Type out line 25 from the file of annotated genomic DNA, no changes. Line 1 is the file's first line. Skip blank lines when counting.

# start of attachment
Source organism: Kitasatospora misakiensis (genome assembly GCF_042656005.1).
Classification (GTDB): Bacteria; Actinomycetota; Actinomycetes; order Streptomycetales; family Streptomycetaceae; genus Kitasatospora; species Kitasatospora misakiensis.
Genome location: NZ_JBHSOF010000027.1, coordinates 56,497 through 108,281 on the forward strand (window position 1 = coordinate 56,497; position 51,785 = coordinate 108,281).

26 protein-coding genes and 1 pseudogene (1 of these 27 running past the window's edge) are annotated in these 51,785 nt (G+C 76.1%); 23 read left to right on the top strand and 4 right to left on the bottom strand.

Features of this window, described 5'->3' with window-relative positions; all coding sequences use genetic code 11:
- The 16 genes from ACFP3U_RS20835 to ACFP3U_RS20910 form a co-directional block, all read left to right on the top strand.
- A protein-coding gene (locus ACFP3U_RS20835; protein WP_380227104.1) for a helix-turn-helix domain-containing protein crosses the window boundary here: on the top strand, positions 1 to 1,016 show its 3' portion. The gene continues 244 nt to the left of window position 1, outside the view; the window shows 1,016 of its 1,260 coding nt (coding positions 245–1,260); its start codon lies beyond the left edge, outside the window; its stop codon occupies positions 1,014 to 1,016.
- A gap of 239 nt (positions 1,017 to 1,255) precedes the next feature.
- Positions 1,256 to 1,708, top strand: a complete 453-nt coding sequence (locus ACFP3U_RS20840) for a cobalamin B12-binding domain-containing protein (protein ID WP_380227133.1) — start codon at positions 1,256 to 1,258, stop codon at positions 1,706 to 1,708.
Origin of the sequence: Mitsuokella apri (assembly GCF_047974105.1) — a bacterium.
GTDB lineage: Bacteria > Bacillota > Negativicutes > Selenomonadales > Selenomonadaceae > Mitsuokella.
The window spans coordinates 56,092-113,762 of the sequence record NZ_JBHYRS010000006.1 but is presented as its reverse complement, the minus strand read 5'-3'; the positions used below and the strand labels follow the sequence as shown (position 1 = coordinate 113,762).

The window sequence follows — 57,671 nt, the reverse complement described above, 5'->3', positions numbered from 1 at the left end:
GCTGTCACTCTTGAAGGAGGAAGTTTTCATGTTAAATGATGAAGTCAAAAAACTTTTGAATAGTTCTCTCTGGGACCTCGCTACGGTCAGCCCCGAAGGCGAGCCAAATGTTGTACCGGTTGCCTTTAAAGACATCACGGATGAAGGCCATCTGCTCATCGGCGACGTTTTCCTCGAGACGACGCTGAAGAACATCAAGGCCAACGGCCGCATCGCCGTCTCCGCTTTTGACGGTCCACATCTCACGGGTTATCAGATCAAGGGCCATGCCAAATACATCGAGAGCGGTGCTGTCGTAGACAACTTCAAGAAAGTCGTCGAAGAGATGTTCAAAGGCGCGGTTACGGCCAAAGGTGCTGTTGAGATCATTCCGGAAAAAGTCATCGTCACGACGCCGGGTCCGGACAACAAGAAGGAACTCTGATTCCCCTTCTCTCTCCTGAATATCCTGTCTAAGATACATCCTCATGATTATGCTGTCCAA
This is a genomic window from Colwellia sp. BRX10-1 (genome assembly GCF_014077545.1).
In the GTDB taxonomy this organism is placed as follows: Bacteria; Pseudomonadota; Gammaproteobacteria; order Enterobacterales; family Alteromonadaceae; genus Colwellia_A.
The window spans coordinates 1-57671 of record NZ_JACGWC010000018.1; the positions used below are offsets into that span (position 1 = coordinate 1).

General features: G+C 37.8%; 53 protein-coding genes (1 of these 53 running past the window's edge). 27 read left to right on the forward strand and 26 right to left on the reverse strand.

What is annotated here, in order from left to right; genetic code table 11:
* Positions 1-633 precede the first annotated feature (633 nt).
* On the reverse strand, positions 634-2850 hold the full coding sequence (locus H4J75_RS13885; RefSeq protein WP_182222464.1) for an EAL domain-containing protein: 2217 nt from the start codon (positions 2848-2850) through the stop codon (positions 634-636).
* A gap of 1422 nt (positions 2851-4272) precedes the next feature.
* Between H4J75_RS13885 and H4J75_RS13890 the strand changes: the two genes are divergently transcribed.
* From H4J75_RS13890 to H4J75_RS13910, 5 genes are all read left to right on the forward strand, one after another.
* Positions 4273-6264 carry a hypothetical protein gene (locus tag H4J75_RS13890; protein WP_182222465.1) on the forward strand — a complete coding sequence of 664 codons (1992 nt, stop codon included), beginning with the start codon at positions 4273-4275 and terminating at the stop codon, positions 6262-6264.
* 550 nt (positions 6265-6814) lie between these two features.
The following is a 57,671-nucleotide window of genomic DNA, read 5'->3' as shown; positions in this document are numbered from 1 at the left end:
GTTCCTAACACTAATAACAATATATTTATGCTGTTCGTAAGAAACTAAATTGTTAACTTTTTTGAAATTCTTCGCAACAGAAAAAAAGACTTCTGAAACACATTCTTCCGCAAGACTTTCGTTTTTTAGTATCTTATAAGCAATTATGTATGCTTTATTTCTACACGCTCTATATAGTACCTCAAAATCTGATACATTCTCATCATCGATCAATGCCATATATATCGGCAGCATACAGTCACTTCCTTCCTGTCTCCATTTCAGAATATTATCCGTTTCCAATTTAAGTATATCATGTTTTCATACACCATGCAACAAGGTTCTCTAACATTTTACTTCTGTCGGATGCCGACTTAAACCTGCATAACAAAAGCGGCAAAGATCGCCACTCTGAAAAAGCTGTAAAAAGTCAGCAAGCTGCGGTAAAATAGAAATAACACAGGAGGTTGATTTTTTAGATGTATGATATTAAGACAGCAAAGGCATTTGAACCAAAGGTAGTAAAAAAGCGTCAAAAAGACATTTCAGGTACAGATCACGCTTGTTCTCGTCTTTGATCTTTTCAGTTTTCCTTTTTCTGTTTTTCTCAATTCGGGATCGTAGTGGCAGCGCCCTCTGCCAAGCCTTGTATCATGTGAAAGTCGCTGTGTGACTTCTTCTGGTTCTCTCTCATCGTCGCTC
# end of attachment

* Positions 4273-6264 carry a hypothetical protein gene (locus tag H4J75_RS13890; protein WP_182222465.1) on the forward strand — a complete coding sequence of 664 codons (1992 nt, stop codon included), beginning with the start codon at positions 4273-4275 and terminating at the stop codon, positions 6262-6264.